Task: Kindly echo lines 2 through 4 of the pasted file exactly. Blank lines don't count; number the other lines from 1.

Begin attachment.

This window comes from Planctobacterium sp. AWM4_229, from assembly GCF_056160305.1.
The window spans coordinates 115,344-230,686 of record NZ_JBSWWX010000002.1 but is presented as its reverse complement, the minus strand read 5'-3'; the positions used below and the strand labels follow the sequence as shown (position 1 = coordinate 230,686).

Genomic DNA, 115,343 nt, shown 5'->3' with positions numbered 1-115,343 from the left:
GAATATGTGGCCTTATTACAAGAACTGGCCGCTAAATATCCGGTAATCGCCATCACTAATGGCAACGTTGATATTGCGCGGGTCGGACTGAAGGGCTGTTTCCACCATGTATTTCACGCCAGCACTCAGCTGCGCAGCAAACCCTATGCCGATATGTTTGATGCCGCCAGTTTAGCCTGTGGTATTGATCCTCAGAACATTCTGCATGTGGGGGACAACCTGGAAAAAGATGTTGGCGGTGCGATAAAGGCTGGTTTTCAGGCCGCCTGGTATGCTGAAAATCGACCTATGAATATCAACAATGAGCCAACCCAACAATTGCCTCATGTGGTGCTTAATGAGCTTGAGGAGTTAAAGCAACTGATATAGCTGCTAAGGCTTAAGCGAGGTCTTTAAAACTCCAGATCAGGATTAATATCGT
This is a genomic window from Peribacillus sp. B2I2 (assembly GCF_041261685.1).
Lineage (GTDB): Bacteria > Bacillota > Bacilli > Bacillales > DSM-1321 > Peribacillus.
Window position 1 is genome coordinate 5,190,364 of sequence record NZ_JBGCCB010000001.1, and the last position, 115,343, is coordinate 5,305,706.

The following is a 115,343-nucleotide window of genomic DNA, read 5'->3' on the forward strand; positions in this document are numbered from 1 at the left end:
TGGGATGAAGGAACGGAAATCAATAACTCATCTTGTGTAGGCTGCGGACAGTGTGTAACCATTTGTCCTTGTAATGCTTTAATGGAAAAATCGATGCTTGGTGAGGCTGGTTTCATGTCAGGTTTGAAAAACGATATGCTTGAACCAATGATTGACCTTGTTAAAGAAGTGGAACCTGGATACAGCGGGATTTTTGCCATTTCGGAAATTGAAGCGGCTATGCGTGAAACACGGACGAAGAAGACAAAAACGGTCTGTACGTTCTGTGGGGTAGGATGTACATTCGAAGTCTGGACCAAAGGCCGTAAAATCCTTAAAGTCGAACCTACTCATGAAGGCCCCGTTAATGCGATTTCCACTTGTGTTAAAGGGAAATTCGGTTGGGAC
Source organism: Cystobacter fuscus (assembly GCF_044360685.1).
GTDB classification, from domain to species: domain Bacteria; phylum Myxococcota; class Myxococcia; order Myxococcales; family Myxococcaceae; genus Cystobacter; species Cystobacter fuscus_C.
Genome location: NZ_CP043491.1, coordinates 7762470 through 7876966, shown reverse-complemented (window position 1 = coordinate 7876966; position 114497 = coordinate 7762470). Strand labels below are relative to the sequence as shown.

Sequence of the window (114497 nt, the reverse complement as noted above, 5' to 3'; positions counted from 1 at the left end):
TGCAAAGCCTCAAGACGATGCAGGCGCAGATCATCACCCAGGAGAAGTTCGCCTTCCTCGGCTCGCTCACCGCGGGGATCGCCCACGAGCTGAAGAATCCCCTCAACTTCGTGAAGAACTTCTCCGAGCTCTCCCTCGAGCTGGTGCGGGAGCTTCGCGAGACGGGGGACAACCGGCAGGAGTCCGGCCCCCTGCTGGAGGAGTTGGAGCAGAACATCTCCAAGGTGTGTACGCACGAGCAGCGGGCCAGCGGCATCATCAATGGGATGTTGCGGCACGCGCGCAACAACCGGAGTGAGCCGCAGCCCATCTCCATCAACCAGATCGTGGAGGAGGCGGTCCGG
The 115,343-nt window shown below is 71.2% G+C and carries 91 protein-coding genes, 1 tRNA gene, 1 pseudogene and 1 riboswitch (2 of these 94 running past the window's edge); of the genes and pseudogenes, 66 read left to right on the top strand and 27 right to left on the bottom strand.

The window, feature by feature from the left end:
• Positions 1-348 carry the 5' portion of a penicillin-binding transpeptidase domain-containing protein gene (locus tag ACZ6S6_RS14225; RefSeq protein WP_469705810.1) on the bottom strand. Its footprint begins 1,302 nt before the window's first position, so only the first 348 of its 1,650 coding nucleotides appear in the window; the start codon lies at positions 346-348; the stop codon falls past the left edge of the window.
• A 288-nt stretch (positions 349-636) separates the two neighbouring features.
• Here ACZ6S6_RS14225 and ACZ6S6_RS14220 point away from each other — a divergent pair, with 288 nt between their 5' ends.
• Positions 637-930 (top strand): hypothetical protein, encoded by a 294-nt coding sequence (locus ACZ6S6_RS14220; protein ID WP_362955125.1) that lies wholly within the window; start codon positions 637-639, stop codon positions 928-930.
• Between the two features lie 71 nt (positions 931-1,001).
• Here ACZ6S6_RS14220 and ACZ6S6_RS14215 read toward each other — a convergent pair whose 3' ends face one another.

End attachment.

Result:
The window spans coordinates 115,344-230,686 of record NZ_JBSWWX010000002.1 but is presented as its reverse complement, the minus strand read 5'-3'; the positions used below and the strand labels follow the sequence as shown (position 1 = coordinate 230,686).

Genomic DNA, 115,343 nt, shown 5'->3' with positions numbered 1-115,343 from the left:
GAATATGTGGCCTTATTACAAGAACTGGCCGCTAAATATCCGGTAATCGCCATCACTAATGGCAACGTTGATATTGCGCGGGTCGGACTGAAGGGCTGTTTCCACCATGTATTTCACGCCAGCACTCAGCTGCGCAGCAAACCCTATGCCGATATGTTTGATGCCGCCAGTTTAGCCTGTGGTATTGATCCTCAGAACATTCTGCATGTGGGGGACAACCTGGAAAAAGATGTTGGCGGTGCGATAAAGGCTGGTTTTCAGGCCGCCTGGTATGCTGAAAATCGACCTATGAATATCAACAATGAGCCAACCCAACAATTGCCTCATGTGGTGCTTAATGAGCTTGAGGAGTTAAAGCAACTGATATAGCTGCTAAGGCTTAAGCGAGGTCTTTAAAACTCCAGATCAGGATTAATATCGT